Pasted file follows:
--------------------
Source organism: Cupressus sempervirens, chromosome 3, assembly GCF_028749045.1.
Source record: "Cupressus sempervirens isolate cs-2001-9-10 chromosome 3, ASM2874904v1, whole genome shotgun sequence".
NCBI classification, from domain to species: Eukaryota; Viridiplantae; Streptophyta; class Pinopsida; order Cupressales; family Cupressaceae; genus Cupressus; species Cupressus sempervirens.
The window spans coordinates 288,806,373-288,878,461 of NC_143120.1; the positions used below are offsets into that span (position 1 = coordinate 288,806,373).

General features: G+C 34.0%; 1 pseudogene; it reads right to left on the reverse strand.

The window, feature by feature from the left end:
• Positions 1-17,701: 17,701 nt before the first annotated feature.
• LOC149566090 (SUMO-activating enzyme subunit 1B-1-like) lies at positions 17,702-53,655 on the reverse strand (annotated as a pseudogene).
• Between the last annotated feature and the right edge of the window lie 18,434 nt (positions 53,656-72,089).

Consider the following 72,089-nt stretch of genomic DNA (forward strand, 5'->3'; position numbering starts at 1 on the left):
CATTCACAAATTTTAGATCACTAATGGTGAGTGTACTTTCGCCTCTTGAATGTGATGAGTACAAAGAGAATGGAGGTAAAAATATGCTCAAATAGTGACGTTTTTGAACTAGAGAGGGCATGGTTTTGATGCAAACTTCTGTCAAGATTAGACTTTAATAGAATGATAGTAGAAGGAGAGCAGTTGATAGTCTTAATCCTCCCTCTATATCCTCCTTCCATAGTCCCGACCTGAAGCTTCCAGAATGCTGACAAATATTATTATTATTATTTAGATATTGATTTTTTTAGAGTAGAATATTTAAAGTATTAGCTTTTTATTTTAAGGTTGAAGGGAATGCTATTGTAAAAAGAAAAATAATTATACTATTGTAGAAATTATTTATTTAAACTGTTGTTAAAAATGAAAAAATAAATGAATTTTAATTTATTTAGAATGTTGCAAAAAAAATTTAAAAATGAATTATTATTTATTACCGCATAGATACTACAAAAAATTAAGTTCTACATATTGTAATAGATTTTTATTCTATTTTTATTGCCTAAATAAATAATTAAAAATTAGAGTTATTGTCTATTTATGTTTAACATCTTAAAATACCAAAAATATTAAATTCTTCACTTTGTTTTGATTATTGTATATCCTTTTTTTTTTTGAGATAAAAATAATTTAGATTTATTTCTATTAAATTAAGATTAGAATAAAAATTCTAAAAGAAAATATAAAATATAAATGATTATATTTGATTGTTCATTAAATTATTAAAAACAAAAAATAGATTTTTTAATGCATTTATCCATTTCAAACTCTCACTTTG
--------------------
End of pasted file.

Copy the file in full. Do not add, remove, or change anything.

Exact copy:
Source organism: Cupressus sempervirens, chromosome 3, assembly GCF_028749045.1.
Source record: "Cupressus sempervirens isolate cs-2001-9-10 chromosome 3, ASM2874904v1, whole genome shotgun sequence".
NCBI classification, from domain to species: Eukaryota; Viridiplantae; Streptophyta; class Pinopsida; order Cupressales; family Cupressaceae; genus Cupressus; species Cupressus sempervirens.
The window spans coordinates 288,806,373-288,878,461 of NC_143120.1; the positions used below are offsets into that span (position 1 = coordinate 288,806,373).

General features: G+C 34.0%; 1 pseudogene; it reads right to left on the reverse strand.

The window, feature by feature from the left end:
• Positions 1-17,701: 17,701 nt before the first annotated feature.
• LOC149566090 (SUMO-activating enzyme subunit 1B-1-like) lies at positions 17,702-53,655 on the reverse strand (annotated as a pseudogene).
• Between the last annotated feature and the right edge of the window lie 18,434 nt (positions 53,656-72,089).

Consider the following 72,089-nt stretch of genomic DNA (forward strand, 5'->3'; position numbering starts at 1 on the left):
CATTCACAAATTTTAGATCACTAATGGTGAGTGTACTTTCGCCTCTTGAATGTGATGAGTACAAAGAGAATGGAGGTAAAAATATGCTCAAATAGTGACGTTTTTGAACTAGAGAGGGCATGGTTTTGATGCAAACTTCTGTCAAGATTAGACTTTAATAGAATGATAGTAGAAGGAGAGCAGTTGATAGTCTTAATCCTCCCTCTATATCCTCCTTCCATAGTCCCGACCTGAAGCTTCCAGAATGCTGACAAATATTATTATTATTATTTAGATATTGATTTTTTTAGAGTAGAATATTTAAAGTATTAGCTTTTTATTTTAAGGTTGAAGGGAATGCTATTGTAAAAAGAAAAATAATTATACTATTGTAGAAATTATTTATTTAAACTGTTGTTAAAAATGAAAAAATAAATGAATTTTAATTTATTTAGAATGTTGCAAAAAAAATTTAAAAATGAATTATTATTTATTACCGCATAGATACTACAAAAAATTAAGTTCTACATATTGTAATAGATTTTTATTCTATTTTTATTGCCTAAATAAATAATTAAAAATTAGAGTTATTGTCTATTTATGTTTAACATCTTAAAATACCAAAAATATTAAATTCTTCACTTTGTTTTGATTATTGTATATCCTTTTTTTTTTTGAGATAAAAATAATTTAGATTTATTTCTATTAAATTAAGATTAGAATAAAAATTCTAAAAGAAAATATAAAATATAAATGATTATATTTGATTGTTCATTAAATTATTAAAAACAAAAAATAGATTTTTTAATGCATTTATCCATTTCAAACTCTCACTTTG